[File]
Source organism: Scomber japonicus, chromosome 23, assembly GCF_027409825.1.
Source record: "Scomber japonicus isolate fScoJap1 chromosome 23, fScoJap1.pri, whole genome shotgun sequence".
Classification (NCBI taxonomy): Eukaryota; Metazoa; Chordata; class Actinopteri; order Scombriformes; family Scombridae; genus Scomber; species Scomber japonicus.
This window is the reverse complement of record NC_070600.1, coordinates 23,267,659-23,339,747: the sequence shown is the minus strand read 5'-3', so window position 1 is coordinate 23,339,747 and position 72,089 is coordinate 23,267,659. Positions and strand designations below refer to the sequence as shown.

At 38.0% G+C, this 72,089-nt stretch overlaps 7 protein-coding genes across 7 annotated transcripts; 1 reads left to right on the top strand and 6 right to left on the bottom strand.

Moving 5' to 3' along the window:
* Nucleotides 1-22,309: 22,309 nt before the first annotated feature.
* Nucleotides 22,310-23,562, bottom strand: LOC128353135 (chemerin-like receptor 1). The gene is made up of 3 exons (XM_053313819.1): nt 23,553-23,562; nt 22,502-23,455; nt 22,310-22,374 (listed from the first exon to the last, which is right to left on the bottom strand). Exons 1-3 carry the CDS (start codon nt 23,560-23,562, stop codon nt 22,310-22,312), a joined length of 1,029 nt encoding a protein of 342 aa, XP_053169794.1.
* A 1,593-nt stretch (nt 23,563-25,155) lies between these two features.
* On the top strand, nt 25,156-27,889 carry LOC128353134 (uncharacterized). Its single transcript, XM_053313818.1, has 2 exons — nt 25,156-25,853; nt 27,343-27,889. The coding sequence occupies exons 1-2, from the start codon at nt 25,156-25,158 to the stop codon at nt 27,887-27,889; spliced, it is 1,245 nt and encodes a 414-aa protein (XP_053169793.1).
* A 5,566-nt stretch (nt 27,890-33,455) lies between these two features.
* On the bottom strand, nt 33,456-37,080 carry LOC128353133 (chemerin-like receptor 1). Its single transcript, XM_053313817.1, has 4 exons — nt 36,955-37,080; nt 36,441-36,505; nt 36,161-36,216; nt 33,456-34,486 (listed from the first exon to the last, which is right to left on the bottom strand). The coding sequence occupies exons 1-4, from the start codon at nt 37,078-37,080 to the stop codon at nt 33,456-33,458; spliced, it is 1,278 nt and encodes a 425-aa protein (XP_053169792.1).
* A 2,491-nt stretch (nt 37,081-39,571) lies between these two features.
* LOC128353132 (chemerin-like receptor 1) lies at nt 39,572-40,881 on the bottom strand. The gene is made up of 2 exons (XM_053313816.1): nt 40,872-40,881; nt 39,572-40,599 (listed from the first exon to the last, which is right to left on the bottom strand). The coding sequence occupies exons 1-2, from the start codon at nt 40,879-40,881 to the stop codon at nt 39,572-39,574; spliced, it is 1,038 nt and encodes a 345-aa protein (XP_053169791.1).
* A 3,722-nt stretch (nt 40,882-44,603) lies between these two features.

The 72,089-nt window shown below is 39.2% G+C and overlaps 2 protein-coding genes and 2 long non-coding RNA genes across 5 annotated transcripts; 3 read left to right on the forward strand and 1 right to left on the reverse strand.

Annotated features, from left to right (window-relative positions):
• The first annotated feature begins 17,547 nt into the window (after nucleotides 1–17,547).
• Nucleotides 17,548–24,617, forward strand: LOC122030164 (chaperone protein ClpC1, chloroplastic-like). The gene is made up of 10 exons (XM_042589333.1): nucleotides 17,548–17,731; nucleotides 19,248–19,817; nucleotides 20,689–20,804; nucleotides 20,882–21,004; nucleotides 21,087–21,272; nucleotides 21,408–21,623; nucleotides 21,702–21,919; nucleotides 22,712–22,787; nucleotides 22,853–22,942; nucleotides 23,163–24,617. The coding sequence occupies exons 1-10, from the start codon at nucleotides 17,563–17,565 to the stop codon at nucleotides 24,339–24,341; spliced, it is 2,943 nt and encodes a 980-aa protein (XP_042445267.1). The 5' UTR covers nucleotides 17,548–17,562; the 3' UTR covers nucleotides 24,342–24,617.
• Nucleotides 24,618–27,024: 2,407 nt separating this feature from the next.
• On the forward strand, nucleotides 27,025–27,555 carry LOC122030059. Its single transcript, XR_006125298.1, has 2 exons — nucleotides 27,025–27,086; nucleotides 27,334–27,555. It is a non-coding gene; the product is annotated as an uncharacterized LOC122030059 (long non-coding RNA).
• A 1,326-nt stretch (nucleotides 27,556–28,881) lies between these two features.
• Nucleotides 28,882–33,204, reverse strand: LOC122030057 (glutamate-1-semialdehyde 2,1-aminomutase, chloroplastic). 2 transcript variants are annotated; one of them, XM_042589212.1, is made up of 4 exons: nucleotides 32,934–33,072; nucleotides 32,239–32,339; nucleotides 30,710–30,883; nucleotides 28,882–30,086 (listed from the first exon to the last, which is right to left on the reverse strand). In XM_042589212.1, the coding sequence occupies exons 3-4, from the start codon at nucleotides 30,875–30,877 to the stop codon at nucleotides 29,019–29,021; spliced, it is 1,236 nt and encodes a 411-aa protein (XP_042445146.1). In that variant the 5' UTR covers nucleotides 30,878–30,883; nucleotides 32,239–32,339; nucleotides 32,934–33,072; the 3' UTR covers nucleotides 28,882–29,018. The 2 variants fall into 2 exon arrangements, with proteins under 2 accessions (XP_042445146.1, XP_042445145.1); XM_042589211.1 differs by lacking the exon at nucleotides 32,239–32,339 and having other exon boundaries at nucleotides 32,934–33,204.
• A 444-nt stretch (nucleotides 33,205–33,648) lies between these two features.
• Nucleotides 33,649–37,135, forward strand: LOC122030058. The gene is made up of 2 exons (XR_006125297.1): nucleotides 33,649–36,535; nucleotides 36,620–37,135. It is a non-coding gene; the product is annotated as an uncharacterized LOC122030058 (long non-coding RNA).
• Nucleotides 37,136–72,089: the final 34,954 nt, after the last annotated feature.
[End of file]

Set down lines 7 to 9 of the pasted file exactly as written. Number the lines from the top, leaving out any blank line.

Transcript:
* Nucleotides 1-22,309: 22,309 nt before the first annotated feature.
* Nucleotides 22,310-23,562, bottom strand: LOC128353135 (chemerin-like receptor 1). The gene is made up of 3 exons (XM_053313819.1): nt 23,553-23,562; nt 22,502-23,455; nt 22,310-22,374 (listed from the first exon to the last, which is right to left on the bottom strand). Exons 1-3 carry the CDS (start codon nt 23,560-23,562, stop codon nt 22,310-22,312), a joined length of 1,029 nt encoding a protein of 342 aa, XP_053169794.1.
* A 1,593-nt stretch (nt 23,563-25,155) lies between these two features.